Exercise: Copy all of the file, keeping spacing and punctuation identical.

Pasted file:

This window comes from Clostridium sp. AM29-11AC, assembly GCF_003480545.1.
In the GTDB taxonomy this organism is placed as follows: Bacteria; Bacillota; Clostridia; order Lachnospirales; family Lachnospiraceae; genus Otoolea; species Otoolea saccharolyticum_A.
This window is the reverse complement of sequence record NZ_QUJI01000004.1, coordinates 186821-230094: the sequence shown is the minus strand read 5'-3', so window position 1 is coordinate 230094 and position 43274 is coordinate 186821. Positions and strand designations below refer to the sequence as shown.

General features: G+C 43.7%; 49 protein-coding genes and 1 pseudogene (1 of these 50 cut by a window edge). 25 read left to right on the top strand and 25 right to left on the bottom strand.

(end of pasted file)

This window comes from Clostridium sp. AM29-11AC, assembly GCF_003480545.1.
In the GTDB taxonomy this organism is placed as follows: Bacteria; Bacillota; Clostridia; order Lachnospirales; family Lachnospiraceae; genus Otoolea; species Otoolea saccharolyticum_A.
This window is the reverse complement of sequence record NZ_QUJI01000004.1, coordinates 186821-230094: the sequence shown is the minus strand read 5'-3', so window position 1 is coordinate 230094 and position 43274 is coordinate 186821. Positions and strand designations below refer to the sequence as shown.

General features: G+C 43.7%; 49 protein-coding genes and 1 pseudogene (1 of these 50 cut by a window edge). 25 read left to right on the top strand and 25 right to left on the bottom strand.